By Marianne Hudson, Dietitian at MACROS
With the cold and flu season upon us, and COVID cases back on the rise, now is an especially important time to prioritise your immune health. For those of us in the Southern Hemisphere shorter and cooler days can mean that we’re spending more time indoors, and less time being active and getting in that much needed vitamin D! In the northern hemisphere, the transition into spring can bring seasonal colds.
When its cold diets can also naturally start to shift towards warmer, heavier, and more comforting foods. The lack of essential nutrients can increase our susceptibility to infection, and our ability to fight it off. So what can you do to optimise your immune health? And can you actually ‘boost’ your immune system?
You can’t boost your immunity, you can support it
Despite popular belief, you can’t literally ‘boost’ your immune system beyond its capability, but you can definitely support it to ensure it is working at its optimum! Building a healthy immune system isn’t just about fighting infection when it hits, it’s about building the foundations over time to support your body’s ‘immune fitness’ so that it’s ready for battle if and when infection strikes.
How to build a strong immune system
So, how do we build a strong immune system? Sure, getting a good night’s sleep and regular exercise is important, but it’s also crucial to ensure you’re consuming key dietary components for immune function, and there’s evidence to suggest that vitamins C, D, E, zinc, iron, selenium, and omega 3 play an important role. Interestingly, up to 80% of your immune system is actually located in your digestive system – so your gut health is the powerhouse for an optimally functioning immune system.
Whilst it’s unlikely that individual foods offer special protection, consuming a well-balanced diet can prime your immune system with the right mix of tools (immunonutrients) to ensure it is working at its best! With that in mind, here are my top eight immune supporting food groups to keep you fighting fit this winter.
1. Probiotic Foods
Probiotic rich foods are great for gut health, and the research shows that healthy gut bacteria actually support our bodies to build and maintain a strong immune system. Think fermented foods like Greek yoghurt (which provides Lactobacillus and Bifidobacterium), sauerkraut, kimchi, pickles, kefir, miso and tempeh.
2. Prebiotic Foods
Think of prebiotics as the food for your probiotics (good gut bacteria). Prebiotics are found in fibre and resistant starch rich foods like wholegrains, fruits, vegetables and legumes. Think rolled oats for breakfast, beans in salads, soups and curries, and vegetables such as broccoli, cauliflower, garlic and leeks.
3. Vitamin C Rich Foods
A single kiwifruit provides you with your daily requirement for vitamin C, and citrus fruits are also an abundant source, and in peak season! Other high vitamin C foods include: broccoli, capsicum, berries and chilli peppers.
4. Omega 3 Rich Foods
Research has shown that omega 3 can help to support optimal immune health. Fish and seafood are best sources of omega 3, with oily fish such as salmon, sardines, and mackerel being some of the highest in omega 3 content. If you follow a plant-based diet, I’d recommend regularly including walnuts, chia seeds, flaxseeds, spinach and edamame.
Nuts provide a rich source of minerals, and they make for some great snacking. I recommend cashew nuts for a rich source of zinc, Brazil nuts for selenium, and almonds for a hit of vitamin E.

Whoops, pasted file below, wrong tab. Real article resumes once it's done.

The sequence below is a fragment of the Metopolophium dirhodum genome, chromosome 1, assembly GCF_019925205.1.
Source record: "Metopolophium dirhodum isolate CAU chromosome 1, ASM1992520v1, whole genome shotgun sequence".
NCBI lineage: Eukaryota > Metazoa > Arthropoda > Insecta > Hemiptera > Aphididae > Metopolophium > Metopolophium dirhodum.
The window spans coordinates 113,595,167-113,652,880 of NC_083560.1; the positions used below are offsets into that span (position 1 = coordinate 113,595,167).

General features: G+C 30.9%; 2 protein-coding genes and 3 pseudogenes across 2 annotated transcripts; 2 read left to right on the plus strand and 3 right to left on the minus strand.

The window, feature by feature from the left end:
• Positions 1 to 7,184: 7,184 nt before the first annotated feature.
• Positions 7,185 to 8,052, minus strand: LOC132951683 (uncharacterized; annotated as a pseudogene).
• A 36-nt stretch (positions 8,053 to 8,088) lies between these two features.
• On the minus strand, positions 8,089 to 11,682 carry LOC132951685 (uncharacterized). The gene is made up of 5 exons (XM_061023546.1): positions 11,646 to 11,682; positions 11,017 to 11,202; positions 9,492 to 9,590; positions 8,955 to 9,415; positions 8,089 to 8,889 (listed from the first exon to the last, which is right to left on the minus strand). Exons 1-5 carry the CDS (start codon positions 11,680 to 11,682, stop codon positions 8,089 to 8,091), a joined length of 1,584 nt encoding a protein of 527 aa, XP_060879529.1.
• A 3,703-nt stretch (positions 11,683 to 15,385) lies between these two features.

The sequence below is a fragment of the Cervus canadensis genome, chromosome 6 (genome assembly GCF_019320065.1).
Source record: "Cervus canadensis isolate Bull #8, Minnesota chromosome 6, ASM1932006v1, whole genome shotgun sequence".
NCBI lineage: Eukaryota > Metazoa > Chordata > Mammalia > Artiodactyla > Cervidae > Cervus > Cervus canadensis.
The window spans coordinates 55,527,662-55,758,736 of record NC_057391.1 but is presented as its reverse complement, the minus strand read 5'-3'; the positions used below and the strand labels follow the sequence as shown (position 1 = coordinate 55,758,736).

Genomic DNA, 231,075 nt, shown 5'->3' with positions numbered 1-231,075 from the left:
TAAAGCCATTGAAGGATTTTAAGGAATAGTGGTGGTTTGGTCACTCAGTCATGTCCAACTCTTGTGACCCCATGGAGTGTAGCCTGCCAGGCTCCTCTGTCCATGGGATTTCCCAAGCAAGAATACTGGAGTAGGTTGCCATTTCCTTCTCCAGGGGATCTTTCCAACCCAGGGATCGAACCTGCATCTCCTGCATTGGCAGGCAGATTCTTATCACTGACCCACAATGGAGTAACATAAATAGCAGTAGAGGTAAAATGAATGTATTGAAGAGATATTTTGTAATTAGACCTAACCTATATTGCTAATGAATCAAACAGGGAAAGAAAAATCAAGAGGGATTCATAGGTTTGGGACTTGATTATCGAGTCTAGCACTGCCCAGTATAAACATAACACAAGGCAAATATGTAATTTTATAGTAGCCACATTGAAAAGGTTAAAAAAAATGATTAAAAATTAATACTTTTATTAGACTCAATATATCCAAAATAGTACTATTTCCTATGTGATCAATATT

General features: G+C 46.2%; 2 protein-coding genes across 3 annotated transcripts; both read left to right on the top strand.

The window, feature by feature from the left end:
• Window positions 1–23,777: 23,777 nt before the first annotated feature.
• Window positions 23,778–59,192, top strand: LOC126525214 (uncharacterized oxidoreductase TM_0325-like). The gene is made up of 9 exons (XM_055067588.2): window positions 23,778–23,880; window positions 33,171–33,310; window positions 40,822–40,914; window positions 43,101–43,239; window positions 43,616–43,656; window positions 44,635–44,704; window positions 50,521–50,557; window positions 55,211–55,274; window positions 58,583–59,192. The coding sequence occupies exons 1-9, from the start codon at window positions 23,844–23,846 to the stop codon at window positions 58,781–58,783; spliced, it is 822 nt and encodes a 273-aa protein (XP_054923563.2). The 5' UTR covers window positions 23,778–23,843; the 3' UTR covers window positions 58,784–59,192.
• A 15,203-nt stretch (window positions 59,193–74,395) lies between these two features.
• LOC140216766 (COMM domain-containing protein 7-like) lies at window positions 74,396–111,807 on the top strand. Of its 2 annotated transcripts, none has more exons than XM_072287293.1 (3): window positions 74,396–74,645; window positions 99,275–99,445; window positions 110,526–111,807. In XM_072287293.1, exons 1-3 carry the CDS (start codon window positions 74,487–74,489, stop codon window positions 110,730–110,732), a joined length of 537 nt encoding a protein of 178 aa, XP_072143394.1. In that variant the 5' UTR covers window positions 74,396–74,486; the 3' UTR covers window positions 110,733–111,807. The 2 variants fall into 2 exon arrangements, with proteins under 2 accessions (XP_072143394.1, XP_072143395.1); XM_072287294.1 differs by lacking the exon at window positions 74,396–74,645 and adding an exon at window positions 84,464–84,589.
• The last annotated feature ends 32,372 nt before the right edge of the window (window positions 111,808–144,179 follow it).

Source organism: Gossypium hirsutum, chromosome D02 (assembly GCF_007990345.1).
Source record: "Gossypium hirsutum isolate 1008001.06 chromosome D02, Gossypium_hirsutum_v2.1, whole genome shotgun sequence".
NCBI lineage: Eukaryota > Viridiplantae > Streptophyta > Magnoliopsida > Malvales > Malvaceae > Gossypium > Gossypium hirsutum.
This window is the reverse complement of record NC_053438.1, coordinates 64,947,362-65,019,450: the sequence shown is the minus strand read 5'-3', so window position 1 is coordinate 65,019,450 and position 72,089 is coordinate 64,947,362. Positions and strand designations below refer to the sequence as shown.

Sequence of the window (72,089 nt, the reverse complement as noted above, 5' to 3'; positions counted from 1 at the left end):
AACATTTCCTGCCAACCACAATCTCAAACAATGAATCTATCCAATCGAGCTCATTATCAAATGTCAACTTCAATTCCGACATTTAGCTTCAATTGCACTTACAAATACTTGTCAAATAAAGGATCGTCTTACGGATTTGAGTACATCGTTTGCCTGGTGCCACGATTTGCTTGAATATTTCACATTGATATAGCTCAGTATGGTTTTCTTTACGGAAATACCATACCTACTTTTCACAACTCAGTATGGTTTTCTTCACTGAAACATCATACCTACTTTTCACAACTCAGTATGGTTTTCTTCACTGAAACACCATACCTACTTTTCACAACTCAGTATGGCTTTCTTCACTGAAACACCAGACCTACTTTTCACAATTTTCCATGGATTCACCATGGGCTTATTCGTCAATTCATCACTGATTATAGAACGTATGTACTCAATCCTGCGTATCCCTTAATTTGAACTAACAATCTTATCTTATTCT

6. Iron Rich Foods
Whilst we know red meat is rich in iron, there are plenty of great veg alternatives, including green leafy vegetables, kidney beans, lentils, chickpeas, and nuts like pistachios and cashews. Including a source of vitamin C with these foods will also boost your iron absorption!
7. Vitamin D Rich Foods
We now know that vitamin D has an important role in immune function, and around 30% of adults have inadequate levels of vitamin D. Top up your stores with vitamin D mushrooms – leave some mushrooms in the sun for an hour and they will produce the vitamin D for you to eat! Other dietary sources of vitamin D include fortified dairy products, eggs and fish like salmon and tuna.
Proteins are the building blocks for just about everything in our bodies – including the immune system. Think lean meats, eggs and fish, or legumes, lentils and nuts for plant-based options. These foods are also generally rich in zinc and iron. If you struggle with getting enough protein in or are unsure of how much to consume, leave it to the experts. Meal delivery services like MACROS offer specifically formulated meals which are high in protein, to ensure you are meeting individual requirements. If you’re unsure how well you’re meeting your daily macros (pun intended) try a home-delivered meal plan and see how you feel physically and mentally following the healthy change in diet.
Happy eating, and remember, a strong and healthy immune system will be better equipped to defend you compared to one that is tired, depleted or deficient in nutrients.
About Marianne Hudson
Marianne Hudson is an Accredited Practising Dietitian & Exercise Physiologist with over 10 years of experience in the health and food industries. Marianne is passionate about evidence-based nutrition, food innovation and individualised health advice, all of which is a valuable part of her current role as MACROS Lead Nutritionist. Follow Marianne on Instagram @foodforfight.
MACROS ready-made meals make healthy eating easy and delicious for every Aussie. Nutritionally-balanced and portion-controlled, MACROS meals are dairy-free and cater to a range of dietary requirements, also offering pre-planned guides to help you achieve your wellness goals.